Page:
The economy also played a major role. The North held onto 3/4ths of the nation’s wealth, boasting a huge navy and great supply lines from Europe. The North also had more than double the population of the South, which only kept growing from immigration. But, unlike the South, most Northerners weren’t prepared for war and performed horribly at first. There was also a lack of military leadership.
The Confederacy’s only hope was Europe. Many leaders across the pond abhorred the Union’s democratic experiment and wanted them to bite the dust. The common folk, many of whom read Uncle Tom’s Cabin, were pulling for the North and were hostile towards any official that supported the South. Even so, British textile mills relied heavily on the South for cotton. From 1857-1860, there was overproduction in the textile mills, which led to huge surpluses and many lost jobs. This would’ve led them to support the South, had Lincoln not declared his Emancipation Proclamation. Egypt and India also stepped up their production of cotton at the same time and when Britain faced a horrible harvest, King Wheat and King Corn from the Union came to save the day.
A huge turn in the war came in late 1861 when the British ship Trent was seized by the Union and two Confederate diplomats bound for Europe were taken. Lincoln eventually released them scot-free. Not long afterwards, England was found to have been building many of the South’s naval ships, the most famous of which was the Alabama. For a few years, it led the US Navy on wild goose chases and captured some sixty vessels. Even more surprisingly, it was manned by Brits. In response, the US threatened to grab Canada after the war was over.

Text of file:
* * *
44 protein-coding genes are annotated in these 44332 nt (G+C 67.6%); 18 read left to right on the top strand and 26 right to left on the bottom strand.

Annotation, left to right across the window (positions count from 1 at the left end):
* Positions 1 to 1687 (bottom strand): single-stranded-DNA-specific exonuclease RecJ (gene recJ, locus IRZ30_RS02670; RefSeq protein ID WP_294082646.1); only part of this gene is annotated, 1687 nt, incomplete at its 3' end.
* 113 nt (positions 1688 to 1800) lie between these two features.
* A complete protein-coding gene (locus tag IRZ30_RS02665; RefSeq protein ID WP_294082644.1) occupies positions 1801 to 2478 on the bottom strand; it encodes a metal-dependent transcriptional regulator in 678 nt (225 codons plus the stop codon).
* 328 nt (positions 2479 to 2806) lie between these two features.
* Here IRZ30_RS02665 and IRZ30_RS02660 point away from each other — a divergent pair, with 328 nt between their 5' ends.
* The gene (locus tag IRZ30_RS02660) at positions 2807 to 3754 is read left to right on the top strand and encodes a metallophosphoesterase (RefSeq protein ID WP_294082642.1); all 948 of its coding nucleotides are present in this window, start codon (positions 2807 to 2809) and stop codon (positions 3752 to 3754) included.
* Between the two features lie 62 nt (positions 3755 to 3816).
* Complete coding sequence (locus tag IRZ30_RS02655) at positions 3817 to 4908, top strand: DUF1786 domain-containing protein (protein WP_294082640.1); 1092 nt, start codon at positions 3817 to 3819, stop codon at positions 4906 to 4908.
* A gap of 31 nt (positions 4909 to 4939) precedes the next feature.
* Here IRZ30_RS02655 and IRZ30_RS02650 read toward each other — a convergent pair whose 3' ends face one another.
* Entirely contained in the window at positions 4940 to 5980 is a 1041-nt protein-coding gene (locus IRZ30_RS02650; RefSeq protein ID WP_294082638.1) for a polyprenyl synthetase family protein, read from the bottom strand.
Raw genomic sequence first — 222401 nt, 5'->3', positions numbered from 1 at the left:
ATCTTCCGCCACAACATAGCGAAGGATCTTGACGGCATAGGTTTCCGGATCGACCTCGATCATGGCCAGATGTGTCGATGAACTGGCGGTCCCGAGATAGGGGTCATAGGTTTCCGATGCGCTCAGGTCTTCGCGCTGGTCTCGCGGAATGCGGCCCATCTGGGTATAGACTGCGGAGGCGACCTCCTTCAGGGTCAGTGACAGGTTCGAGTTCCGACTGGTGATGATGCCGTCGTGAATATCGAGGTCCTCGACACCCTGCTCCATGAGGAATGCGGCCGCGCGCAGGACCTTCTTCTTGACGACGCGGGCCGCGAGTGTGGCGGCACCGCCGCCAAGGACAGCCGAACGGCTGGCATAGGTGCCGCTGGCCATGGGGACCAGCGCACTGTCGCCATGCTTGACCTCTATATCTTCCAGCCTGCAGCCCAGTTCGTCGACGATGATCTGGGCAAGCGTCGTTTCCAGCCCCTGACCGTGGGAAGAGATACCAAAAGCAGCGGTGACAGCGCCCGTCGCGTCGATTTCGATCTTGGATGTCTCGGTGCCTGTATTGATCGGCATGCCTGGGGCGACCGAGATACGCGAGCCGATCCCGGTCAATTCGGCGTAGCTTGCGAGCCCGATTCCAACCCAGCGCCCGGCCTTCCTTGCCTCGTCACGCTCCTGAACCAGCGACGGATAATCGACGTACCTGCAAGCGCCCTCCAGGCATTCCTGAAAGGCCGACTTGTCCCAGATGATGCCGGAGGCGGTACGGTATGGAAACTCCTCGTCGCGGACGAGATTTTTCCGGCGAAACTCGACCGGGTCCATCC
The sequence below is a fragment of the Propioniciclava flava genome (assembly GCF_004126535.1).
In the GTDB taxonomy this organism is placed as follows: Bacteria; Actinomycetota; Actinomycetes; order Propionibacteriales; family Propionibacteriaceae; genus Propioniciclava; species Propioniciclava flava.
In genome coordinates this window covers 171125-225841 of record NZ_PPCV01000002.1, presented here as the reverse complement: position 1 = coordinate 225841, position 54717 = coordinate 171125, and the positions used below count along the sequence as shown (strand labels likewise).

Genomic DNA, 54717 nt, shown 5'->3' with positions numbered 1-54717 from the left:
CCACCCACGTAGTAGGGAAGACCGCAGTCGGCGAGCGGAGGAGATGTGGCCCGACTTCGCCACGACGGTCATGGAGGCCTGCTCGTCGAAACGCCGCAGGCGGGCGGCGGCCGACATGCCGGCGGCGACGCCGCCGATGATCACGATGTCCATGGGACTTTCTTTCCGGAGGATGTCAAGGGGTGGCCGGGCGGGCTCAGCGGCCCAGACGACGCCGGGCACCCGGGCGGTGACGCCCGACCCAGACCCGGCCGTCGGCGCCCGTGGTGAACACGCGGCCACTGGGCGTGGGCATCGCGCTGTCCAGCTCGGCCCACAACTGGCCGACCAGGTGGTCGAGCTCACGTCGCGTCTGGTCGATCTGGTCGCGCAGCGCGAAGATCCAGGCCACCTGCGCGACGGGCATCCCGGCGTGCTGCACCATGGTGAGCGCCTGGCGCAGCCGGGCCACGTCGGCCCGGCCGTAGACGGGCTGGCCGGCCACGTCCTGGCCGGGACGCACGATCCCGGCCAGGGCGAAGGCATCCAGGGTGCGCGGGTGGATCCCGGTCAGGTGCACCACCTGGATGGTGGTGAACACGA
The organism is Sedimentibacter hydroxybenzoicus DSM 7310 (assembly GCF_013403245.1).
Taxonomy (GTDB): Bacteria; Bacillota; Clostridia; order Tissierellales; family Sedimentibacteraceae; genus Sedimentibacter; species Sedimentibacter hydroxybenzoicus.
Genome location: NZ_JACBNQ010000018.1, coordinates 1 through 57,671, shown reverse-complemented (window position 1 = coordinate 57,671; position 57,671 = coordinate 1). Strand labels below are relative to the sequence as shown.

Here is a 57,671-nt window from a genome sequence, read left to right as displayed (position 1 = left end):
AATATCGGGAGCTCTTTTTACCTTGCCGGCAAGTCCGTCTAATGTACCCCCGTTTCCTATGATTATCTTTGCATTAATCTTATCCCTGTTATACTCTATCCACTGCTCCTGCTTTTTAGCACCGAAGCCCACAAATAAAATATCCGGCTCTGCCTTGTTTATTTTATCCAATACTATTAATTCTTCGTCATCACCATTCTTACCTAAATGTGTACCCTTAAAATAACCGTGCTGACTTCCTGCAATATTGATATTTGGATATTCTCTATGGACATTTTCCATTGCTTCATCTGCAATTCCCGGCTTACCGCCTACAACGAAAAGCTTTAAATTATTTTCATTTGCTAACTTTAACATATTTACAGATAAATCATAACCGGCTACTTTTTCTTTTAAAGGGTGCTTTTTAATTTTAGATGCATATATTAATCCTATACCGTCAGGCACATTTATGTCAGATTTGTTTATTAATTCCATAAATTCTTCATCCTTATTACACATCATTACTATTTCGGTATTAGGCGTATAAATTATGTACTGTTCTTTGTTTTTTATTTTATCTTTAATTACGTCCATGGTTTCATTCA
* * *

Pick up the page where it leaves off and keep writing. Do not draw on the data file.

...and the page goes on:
In 1863, the Brit John Laird began to build even more ships for the Confederacy. These ships would be far worse than the Alabama. The American minister Charles Adams warned that if the ‘rams’ were released, it would cause a full-blown war. The Royal Navy later bought Laird’s ships. Meanwhile, there were several small armies, led by Irish-Americans, which streamed into Canada to wreak havoc. After the Civil War was done, Canada was established as a dominion, which united Canadians against the possible vengeance of the US.
Below the border, Napoleon III had invaded Mexico and set up Austrian Archduke Maximilian as emperor. This, of course, was in direction violation of the Monroe Doctrine, though Napoleon had bet that the North wouldn’t do anything about it. Once the war was over, Secretary of State Seward threatened to march south, which led Napoleon to flee and Maximilian to die via firing squad.
The President of the Confederacy, Jefferson Davis, ran into a ton of problems. He believed that his country would run best under a central government, though virtually all of his constituents wanted states’ rights. In fact, many soldiers refused to fight beyond their state’s borders. No one really liked Davis and even though he devoted his life to the Confederacy, no one cared. Lincoln, meanwhile, also had many troubles, though he learned to grow from them. He was never quick to reprimand anyone and seldom spoke a bad word.